Beware of the dog
After my night in my terrible motel on the outskirts of Indianapolis, I decided to take a quick wander before checking out at 11am. I needed breakfast. I also desperately needed a haircut.
￼￼I got my haircut (& beard-trim) but had to settle for an expensive supermarket for breakfast fruits. Then it was back to the motel for a quick post-haircut shower, repack, late checkout and late on the road.
Heading West out of Indy, 2 things were very noticeable: 1) The roads were massively better than the roads East of Indy; 2) The people were far more cautious/reserved/less-openly-friendly.
Thus my day was largely spent on the bike, pushing against what seemed like a relentless headwind & steady climb (“Upflats” I’m told they’re called (not hills)!), with no memorable interactions.
Except of course for a particular interaction I had when passing out of the small town of a Jamestown, IN. I’ve had many dogs come chasing after me on my bike – it’s a natural reaction for dogs to chase moving vehicles. My natural response is to stop and say hello, allow the dog(s) to see that I’m no threat, before I move off again. Besides, a loaded touring bike isn’t going to outrun a charging dog.
It’s an approach which has served me well. Usually, once I’m stopped, dogs are just cautious of the bike and keep their distance; or they slowly approach, I pet them a bit, and then either way, they choose to go away.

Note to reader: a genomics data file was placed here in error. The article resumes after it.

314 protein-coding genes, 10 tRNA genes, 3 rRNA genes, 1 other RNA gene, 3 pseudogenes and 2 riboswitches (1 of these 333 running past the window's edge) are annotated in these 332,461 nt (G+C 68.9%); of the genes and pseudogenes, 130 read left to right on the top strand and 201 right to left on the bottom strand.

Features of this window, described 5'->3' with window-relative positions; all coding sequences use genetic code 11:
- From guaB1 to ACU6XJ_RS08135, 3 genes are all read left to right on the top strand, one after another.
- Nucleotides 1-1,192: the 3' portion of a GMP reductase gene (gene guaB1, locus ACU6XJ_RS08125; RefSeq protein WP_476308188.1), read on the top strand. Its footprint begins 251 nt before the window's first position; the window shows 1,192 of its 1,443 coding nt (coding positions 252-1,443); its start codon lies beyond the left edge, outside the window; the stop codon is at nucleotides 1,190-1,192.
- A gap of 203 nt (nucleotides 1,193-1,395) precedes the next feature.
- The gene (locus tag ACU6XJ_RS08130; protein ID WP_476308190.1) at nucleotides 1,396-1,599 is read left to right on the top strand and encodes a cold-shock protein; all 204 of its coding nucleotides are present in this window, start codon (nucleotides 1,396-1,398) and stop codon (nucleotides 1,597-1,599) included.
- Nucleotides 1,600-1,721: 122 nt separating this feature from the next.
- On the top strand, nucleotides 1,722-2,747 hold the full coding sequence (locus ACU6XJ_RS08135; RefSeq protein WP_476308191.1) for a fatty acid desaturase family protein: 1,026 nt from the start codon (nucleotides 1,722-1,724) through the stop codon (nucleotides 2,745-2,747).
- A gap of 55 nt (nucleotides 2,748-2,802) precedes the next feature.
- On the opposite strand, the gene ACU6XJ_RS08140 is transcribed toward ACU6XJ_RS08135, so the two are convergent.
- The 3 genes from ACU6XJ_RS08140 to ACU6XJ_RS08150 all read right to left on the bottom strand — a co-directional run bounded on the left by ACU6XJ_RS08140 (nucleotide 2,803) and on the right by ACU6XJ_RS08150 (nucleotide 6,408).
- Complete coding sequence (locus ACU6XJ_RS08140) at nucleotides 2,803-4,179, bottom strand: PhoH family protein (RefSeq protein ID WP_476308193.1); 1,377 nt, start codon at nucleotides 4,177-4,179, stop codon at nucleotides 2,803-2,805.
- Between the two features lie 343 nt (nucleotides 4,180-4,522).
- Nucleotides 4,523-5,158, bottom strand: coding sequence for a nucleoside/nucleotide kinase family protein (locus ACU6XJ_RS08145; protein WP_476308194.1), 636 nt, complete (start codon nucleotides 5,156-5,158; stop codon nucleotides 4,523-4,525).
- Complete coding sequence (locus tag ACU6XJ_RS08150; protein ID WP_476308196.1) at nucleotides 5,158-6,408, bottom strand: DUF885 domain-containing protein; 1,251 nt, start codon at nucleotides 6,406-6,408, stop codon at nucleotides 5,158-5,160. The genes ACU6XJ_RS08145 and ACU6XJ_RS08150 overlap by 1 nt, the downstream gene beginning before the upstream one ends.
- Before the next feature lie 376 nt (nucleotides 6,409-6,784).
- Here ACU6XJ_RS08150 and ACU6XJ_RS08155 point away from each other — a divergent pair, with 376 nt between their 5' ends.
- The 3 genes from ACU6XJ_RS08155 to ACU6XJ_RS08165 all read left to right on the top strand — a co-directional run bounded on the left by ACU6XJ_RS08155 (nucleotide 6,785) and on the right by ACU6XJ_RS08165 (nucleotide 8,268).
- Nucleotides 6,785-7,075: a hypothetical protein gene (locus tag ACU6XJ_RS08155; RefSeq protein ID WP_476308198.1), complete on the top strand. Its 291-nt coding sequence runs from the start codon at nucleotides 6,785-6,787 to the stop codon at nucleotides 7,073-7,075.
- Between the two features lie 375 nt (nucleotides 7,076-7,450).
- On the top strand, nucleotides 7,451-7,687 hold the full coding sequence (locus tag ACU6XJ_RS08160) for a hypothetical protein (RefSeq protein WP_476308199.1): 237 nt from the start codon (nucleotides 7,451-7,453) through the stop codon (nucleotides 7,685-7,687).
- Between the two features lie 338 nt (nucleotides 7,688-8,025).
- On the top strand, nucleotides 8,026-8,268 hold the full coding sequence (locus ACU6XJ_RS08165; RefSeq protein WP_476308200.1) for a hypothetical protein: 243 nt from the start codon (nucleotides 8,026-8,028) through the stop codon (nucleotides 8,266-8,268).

This dog showed neither common response. It just went straight for my legs. I hopped fully off the bike and stood with the bike between the dog and I, wheeling the bike to maintain this defence as the dog circled.
Very quickly, the dog’s owners – who were in their garden just a few meters away – were with me, trying to get their dog away or to calm down. They said their dog was friendly, barked but had never bitten anyone before. Yet no sooner was this said than the woman had her hand nipped.
Seconds later, it had my ankle. Then it attacked one of my panniers.
With a family member up at their house calling the dog, it was promptly coaxed and chased back up their drive and locked in it’s pen. Apologies received, I cycled off quickly.
I stopped about a mile later – sure no other dogs about – and set about tending to my wound. Cleaned up as best I could with alcohol wipes and a plaster to stop the slight bleeding, then I contacted the tri-club doctors for advice.
Even with travel insurance, it would probably still be cheaper to fly back to the UK than to go to a hospital in the US, so I wanted to know what course of action I could – or needed to – take. Fortunately, consensus was that I could self-treat with antiseptic cream and just keep an eye out for any infection.
About 15 miles further up the road, I saw a sign for a campsite. I had just started thinking looking for camping spots, so was happy to check it out. And despite the short mileage, for only $10 – a very reasonable price for shower, electricity, picnic tables, and a camping spot where I wouldn’t have to worry about anyone telling me to move on – I couldn’t refuse!